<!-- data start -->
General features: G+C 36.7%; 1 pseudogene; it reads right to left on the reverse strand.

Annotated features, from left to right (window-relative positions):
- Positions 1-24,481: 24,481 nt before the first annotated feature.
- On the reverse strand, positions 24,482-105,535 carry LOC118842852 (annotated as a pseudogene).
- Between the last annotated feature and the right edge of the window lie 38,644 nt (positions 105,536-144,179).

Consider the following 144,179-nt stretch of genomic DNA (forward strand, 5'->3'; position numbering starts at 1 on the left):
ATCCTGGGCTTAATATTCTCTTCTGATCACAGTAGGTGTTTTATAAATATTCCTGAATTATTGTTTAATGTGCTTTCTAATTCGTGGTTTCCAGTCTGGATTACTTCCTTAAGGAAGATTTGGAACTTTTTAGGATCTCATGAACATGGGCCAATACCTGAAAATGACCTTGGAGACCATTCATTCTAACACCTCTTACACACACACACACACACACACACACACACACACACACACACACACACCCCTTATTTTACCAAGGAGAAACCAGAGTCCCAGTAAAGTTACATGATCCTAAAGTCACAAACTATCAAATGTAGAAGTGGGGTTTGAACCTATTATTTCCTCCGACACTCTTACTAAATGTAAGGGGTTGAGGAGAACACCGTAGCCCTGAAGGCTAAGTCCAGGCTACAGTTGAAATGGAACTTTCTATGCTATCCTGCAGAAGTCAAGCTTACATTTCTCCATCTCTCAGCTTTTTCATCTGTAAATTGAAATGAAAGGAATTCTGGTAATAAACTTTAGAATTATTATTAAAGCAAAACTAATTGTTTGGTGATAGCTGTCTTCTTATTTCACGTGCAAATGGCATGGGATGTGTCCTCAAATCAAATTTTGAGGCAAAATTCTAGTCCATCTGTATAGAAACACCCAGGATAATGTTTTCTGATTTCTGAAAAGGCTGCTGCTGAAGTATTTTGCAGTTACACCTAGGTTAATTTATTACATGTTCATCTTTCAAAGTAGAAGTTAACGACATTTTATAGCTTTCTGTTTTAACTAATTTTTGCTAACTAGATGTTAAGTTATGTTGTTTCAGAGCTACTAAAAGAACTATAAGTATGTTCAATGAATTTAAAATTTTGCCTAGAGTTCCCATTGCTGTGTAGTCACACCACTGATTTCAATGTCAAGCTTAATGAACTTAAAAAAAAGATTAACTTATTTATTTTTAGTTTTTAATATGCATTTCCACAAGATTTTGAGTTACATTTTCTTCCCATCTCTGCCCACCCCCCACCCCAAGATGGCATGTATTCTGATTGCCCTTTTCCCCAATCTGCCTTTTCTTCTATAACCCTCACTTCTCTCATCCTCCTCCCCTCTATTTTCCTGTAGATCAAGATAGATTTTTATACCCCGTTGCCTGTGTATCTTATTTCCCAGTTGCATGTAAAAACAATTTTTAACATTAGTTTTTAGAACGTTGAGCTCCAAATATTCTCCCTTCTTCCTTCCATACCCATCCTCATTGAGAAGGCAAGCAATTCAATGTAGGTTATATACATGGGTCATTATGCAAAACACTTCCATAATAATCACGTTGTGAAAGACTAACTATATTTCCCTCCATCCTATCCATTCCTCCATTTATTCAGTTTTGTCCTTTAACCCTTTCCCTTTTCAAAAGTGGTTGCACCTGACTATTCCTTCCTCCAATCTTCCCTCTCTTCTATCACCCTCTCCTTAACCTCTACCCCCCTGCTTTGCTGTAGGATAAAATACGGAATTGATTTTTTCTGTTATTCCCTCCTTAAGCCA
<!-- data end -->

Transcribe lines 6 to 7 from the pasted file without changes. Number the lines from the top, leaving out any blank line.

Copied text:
Consider the following 144,179-nt stretch of genomic DNA (forward strand, 5'->3'; position numbering starts at 1 on the left):
ATCCTGGGCTTAATATTCTCTTCTGATCACAGTAGGTGTTTTATAAATATTCCTGAATTATTGTTTAATGTGCTTTCTAATTCGTGGTTTCCAGTCTGGATTACTTCCTTAAGGAAGATTTGGAACTTTTTAGGATCTCATGAACATGGGCCAATACCTGAAAATGACCTTGGAGACCATTCATTCTAACACCTCTTACACACACACACACACACACACACACACACACACACACACACACACACCCCTTATTTTACCAAGGAGAAACCAGAGTCCCAGTAAAGTTACATGATCCTAAAGTCACAAACTATCAAATGTAGAAGTGGGGTTTGAACCTATTATTTCCTCCGACACTCTTACTAAATGTAAGGGGTTGAGGAGAACACCGTAGCCCTGAAGGCTAAGTCCAGGCTACAGTTGAAATGGAACTTTCTATGCTATCCTGCAGAAGTCAAGCTTACATTTCTCCATCTCTCAGCTTTTTCATCTGTAAATTGAAATGAAAGGAATTCTGGTAATAAACTTTAGAATTATTATTAAAGCAAAACTAATTGTTTGGTGATAGCTGTCTTCTTATTTCACGTGCAAATGGCATGGGATGTGTCCTCAAATCAAATTTTGAGGCAAAATTCTAGTCCATCTGTATAGAAACACCCAGGATAATGTTTTCTGATTTCTGAAAAGGCTGCTGCTGAAGTATTTTGCAGTTACACCTAGGTTAATTTATTACATGTTCATCTTTCAAAGTAGAAGTTAACGACATTTTATAGCTTTCTGTTTTAACTAATTTTTGCTAACTAGATGTTAAGTTATGTTGTTTCAGAGCTACTAAAAGAACTATAAGTATGTTCAATGAATTTAAAATTTTGCCTAGAGTTCCCATTGCTGTGTAGTCACACCACTGATTTCAATGTCAAGCTTAATGAACTTAAAAAAAAGATTAACTTATTTATTTTTAGTTTTTAATATGCATTTCCACAAGATTTTGAGTTACATTTTCTTCCCATCTCTGCCCACCCCCCACCCCAAGATGGCATGTATTCTGATTGCCCTTTTCCCCAATCTGCCTTTTCTTCTATAACCCTCACTTCTCTCATCCTCCTCCCCTCTATTTTCCTGTAGATCAAGATAGATTTTTATACCCCGTTGCCTGTGTATCTTATTTCCCAGTTGCATGTAAAAACAATTTTTAACATTAGTTTTTAGAACGTTGAGCTCCAAATATTCTCCCTTCTTCCTTCCATACCCATCCTCATTGAGAAGGCAAGCAATTCAATGTAGGTTATATACATGGGTCATTATGCAAAACACTTCCATAATAATCACGTTGTGAAAGACTAACTATATTTCCCTCCATCCTATCCATTCCTCCATTTATTCAGTTTTGTCCTTTAACCCTTTCCCTTTTCAAAAGTGGTTGCACCTGACTATTCCTTCCTCCAATCTTCCCTCTCTTCTATCACCCTCTCCTTAACCTCTACCCCCCTGCTTTGCTGTAGGATAAAATACGGAATTGATTTTTTCTGTTATTCCCTCCTTAAGCCA